Come along for the ride as Kyle Franklin explains his entertaining Super Cub comedy act and Ben Wabknoski goes flying. Franklin makes it look easy — but trust us, it's anything but. More...

Online Aircraft-Specific Ground Schools
Embry-Riddle Aeronautical University, through its Office of Professional Education, now offers a series of aircraft-specific ground schools: Boeing 737 Classic — NG, 747, 757, 767 and 777; as well as Airbus 319, 320, 330 and 340; and the Bombardier CRJ 200. For a complete list, visit Embry-Riddle Aeronautical University's web site at
The Top Reporter on Our Crack Staff ... Is You!back to top 

Our best stories start with you. If you've heard something 200,000 pilots might want to know about, tell us. Submit news tips via email to What have you heard? More...

Peter Drucker Says, "The Best Way to Predict the Future Is to Create It"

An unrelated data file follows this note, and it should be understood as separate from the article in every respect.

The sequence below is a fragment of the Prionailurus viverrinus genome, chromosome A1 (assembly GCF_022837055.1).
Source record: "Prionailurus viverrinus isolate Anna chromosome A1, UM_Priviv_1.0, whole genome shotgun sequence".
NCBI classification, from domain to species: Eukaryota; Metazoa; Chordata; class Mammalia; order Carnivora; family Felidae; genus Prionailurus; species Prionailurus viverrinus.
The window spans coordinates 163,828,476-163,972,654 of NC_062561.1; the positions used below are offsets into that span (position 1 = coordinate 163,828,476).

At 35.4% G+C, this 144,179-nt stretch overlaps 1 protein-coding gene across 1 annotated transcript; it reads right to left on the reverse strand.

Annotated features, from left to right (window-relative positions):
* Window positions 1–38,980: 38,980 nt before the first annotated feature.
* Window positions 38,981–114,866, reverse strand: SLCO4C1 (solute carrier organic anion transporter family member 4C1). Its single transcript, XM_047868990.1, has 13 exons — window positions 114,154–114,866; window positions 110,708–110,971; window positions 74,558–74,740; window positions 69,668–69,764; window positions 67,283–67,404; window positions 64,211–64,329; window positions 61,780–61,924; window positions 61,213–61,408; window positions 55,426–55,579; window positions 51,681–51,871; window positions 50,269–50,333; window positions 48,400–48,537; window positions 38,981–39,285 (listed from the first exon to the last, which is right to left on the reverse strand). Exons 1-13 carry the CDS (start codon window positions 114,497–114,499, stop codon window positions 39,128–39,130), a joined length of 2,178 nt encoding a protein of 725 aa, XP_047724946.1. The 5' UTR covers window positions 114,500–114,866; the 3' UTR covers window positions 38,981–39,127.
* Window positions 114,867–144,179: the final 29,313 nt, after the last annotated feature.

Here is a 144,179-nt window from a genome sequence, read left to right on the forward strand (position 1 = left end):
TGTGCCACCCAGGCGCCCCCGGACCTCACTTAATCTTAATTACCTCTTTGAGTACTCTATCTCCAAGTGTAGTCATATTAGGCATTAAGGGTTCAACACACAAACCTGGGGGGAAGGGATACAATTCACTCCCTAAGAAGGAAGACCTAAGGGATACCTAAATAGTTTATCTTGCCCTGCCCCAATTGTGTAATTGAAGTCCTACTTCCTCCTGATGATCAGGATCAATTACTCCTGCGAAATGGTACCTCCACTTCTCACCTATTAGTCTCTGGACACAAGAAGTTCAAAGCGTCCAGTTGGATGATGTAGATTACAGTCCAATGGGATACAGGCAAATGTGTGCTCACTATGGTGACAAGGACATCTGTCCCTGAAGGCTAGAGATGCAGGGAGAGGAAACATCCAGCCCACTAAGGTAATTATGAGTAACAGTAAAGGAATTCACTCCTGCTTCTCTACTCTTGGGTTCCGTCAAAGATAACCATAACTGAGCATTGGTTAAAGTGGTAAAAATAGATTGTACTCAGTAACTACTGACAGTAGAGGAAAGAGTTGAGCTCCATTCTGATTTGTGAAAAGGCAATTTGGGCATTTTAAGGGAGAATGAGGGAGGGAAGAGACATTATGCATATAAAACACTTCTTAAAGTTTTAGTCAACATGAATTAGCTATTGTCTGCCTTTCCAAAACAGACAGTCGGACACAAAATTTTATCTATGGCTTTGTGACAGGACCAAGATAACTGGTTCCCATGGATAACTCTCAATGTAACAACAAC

It's easy for your company to be more proactive, flexible, and entrepreneurial with AVweb's cost-effective marketing programs. Discover the benefits of instant response, quick copy changes, monthly tracking reports, and interactive programs. To find out how simple it is to reach 255,000 qualified pilots, owners, and decision-makers weekly, click now for details.
Your Favorite FBOsback to top 


Our latest "FBO of the Week" ribbon goes to Tango One Aviation at Falcon Field Airport (FFZ) in Mesa, Arizona.

AVweb reader Dick Stich brought the "super people [and] good service" at Tango One to our attention. If you'd like to see your favorite FBO recognized here, then take a moment to nominate them here.

AVweb is actively seeking out the best FBOs in the country and another one, submitted by you, will be spotlighted here next Monday! For complete contest rules, click here.


Reader-Submitted Photosback to top